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Vox Populi

I’ve recently discovered, a social media platform similar to Facebook, though smaller and more focused on local concerns.  Each neighborhood in my town has their own nextdoor group, comprised of nearby households and businesses.  Every third post is an advertisement; interspersed among these are notices of lost dogs and cats, used items for sale, complaints about city council, and alerts about suspicious activity in the neighborhood. 

It is all vox populi, mostly uncluttered by claims of expertise or authoritativeness, whether legitimate or feigned.  Here is what was in my newsfeed this morning:

  1. From the state department of health and human services, an update on the safety of Covid-19 vaccines for women who are pregnant or nursing.  Also, an announcement that a version of the vaccine is now recommended for children ages 5-11.
  2. Two free wooden garden frames are available to anyone who needs them.
  3. The big ten championship banner was raised at a nearby sports arena.
  4. Why is there a helicopter circling over the intersection of T—Road and M—Road?  Are they looking for someone?
  5. Thank you to the construction workers who recently dropped what they were doing and rushed over to help break up a dogfight.
  6. This morning there will be a special service at a local university honoring all veterans.
  7. The women’s university basketball team opens the season next Tuesday night.
  8. Does anyone know what the “explosions” are that occurred southeast of town earlier this evening and again around 10:00 pm?
  9. Our parent teacher organization will be discussing “equitable PTO funding” at the end of this month.  “Did you know that the highest and lowest per student elementary PTO spending vary by a factor of five?”
  10. Next week there will be a “warrant resolution, expungement and eviction prevention event” in the next town over.  The event is entitled “Warrant Resolution Day.”

Occasionally there are substantive discussions of broader issues.  I recently participated in a debate about “confirmation bias”.  This is the tendency we all have to seek out data that support our points of view, while discarding any facts—true or “alternative”—that challenge our opinions.  (The original post was a response to a story featured on NPR.) 

Confirmation bias is a big deal right now as we approach the 2022 and 2024 elections.  The country is already busy slicing open old wounds and preparing to revive our culture wars and political competitions.  Confirmation bias is currently aggravated by the absence of a common source of authoritative information, a shared understanding of reality. Science–but whose science? 

News and social media have served as catalysts for this predicament.  They have weaponized “intersectionality” and sorted us all into categories by race, gender, class, ethnicity, locale, religion, political orientation, and so forth.  This is a boon to partisans who rely on divisiveness as a means to seek power.  It is also driven by marketers who seek ever more efficient ways to target consumers who will purchase their products, services, and world views.  Two halves of the same coin.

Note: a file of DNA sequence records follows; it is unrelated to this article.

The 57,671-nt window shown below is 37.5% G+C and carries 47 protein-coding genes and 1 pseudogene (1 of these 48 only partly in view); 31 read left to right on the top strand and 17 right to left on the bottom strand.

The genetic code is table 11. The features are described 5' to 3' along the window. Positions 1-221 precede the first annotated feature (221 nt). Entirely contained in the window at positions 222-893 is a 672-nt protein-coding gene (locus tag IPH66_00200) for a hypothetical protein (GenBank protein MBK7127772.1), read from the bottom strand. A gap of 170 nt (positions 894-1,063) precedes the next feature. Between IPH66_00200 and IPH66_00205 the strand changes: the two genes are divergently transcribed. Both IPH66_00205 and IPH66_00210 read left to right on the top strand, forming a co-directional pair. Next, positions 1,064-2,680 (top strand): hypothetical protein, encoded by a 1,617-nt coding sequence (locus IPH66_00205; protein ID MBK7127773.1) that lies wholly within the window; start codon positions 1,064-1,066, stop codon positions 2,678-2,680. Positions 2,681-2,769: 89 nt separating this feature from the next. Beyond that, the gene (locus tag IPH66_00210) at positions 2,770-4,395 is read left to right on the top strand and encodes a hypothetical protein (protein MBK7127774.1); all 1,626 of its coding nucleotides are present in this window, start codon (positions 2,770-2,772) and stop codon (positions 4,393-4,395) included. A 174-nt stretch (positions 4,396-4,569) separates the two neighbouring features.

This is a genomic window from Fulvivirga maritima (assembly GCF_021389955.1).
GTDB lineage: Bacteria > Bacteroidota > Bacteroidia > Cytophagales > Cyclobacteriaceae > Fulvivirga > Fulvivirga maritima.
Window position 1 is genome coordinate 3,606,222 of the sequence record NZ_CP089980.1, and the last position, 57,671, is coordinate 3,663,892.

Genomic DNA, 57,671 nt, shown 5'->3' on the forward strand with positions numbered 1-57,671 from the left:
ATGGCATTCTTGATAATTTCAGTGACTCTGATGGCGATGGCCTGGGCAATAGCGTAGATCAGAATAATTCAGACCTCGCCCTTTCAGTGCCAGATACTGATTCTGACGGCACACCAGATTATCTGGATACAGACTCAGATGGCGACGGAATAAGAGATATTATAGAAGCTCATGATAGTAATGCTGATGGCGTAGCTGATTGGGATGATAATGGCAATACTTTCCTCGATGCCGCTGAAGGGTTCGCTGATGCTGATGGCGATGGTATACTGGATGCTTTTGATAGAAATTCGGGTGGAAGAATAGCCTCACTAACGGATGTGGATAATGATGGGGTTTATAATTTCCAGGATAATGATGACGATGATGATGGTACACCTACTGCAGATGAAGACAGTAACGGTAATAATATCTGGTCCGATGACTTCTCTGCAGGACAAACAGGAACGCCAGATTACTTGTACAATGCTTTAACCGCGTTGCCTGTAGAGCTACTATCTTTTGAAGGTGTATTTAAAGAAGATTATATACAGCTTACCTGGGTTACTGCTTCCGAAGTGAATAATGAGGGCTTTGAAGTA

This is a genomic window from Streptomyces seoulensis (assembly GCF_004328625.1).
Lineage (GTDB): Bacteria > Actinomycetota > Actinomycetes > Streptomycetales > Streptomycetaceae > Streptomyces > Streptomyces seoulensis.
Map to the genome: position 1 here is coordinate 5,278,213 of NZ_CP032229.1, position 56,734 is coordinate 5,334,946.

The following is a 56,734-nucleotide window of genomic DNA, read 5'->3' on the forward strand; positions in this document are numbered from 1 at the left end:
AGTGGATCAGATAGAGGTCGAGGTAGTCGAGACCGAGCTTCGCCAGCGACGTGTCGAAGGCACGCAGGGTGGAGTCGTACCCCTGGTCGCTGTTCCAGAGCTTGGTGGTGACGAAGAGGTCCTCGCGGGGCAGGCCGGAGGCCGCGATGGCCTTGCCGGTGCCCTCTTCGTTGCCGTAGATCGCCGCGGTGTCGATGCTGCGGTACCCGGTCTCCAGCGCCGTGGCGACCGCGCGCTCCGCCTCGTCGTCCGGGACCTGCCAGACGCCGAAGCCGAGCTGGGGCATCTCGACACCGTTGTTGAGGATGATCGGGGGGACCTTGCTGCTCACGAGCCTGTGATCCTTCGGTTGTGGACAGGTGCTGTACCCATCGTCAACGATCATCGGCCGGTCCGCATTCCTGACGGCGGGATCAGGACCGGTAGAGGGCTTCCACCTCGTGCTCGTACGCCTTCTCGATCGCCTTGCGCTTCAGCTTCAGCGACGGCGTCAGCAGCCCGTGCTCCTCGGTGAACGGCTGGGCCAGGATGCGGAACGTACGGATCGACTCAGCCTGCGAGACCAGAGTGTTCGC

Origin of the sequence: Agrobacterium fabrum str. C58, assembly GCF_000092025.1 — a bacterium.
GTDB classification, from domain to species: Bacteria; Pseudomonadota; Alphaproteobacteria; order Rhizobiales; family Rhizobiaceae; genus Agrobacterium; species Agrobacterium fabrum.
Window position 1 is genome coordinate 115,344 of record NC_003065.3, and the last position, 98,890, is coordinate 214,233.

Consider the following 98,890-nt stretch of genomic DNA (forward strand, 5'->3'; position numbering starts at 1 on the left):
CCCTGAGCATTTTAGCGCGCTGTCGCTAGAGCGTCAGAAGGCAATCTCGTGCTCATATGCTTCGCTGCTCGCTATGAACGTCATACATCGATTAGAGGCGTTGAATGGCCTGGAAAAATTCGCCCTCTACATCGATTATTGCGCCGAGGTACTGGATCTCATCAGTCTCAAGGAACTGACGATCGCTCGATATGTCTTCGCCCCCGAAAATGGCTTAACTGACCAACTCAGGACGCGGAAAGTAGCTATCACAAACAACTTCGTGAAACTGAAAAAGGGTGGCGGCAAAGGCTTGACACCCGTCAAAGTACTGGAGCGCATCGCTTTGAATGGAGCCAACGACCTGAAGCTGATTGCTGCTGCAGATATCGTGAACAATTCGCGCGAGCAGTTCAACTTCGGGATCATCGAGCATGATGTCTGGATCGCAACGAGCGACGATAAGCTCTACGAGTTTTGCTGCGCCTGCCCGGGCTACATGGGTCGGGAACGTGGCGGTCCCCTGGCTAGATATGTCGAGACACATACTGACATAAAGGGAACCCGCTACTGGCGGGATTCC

However, nextdoor is different from Facebook, Twitter and other platforms in important ways.  Anonymity and distance are considerably reduced.  Because you are interacting with neighbors and people in your home community, it’s risky business to troll someone who may live two doors down, or the next street over.  As a result, dialogue so far is markedly less snarky and combative than what is seen on the bigger platforms.  The civility of nextdoor is reassuring in these troubled times.

In earlier posts I described how social media platforms help create and sustain egregoric phenomena.  It’s too early to tell whether nextdoor can support the kind of entities described previously.  The platform seems to be too small and diffuse to generate the kind of energy and focus that leads to the formation of egregores, at least of the kind that shamble among the traffic on Twitter and Facebook. 

In my town, nextdoor currently hosts 936 households, of which 70% have established accounts on the platform.  (We are exhorted to invite additional neighbors.)  Is there a critical mass of social media interaction needed in order to produce egregoric phenomena? 

Insofar as large organizations and institutions generate thought forms that oppose the voice—and will—of the people, it may be that nextdoor is our local hedge against an out of control federal government or the tyranny of globalists—but I repeat myself.  Or perhaps it will eventually become their servant.  I hope not.


Published by Sean Eaton

If you have arrived here, you may share my interest in horror, religion, dream psychology and the literature of the fantastic. This blog is a continuation of earlier work I did at The R'lyeh Tribune. I hope you will find something useful and edifying. Comments and suggestions are appreciated.

2 thoughts on “Vox Populi

  1. Your Nextdoor news sounds a lot like ours, but you’re missing black bear, bobcat, and the occasional cougar sighting. 🙂 There are people on my neighborhood Nextdoor that still try to treat it like Facebook. To them it is all the same. I ignore the political posts, but if I know the people making posts like that, I endeavor even more to completely avoid them as much as possible.


    1. I enjoy a good political debate, however when I went to our local “politics” group on Nextdoor, there was nothing there. Maybe a post a month ago about water quality. This surprised me because we are a university town. But I think people are tired of all the rancor and would just like to see something constructive accomplished. (In my state, this would be infrastructure.)

      Liked by 1 person

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